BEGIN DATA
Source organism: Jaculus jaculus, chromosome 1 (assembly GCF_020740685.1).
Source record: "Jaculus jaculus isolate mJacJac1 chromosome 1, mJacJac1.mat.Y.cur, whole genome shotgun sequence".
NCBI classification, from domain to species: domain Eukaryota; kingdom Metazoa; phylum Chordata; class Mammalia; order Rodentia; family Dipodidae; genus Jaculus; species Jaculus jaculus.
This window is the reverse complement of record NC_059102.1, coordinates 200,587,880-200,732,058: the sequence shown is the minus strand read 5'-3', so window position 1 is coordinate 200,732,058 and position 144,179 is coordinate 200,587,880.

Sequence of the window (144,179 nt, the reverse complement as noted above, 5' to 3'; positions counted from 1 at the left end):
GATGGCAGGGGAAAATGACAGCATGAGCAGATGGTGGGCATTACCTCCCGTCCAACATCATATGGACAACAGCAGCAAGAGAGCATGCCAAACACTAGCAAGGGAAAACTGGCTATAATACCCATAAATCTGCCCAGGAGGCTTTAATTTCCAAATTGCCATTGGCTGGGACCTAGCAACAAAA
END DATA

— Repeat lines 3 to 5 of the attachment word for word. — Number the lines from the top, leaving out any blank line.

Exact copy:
NCBI classification, from domain to species: domain Eukaryota; kingdom Metazoa; phylum Chordata; class Mammalia; order Rodentia; family Dipodidae; genus Jaculus; species Jaculus jaculus.
This window is the reverse complement of record NC_059102.1, coordinates 200,587,880-200,732,058: the sequence shown is the minus strand read 5'-3', so window position 1 is coordinate 200,732,058 and position 144,179 is coordinate 200,587,880.

Sequence of the window (144,179 nt, the reverse complement as noted above, 5' to 3'; positions counted from 1 at the left end):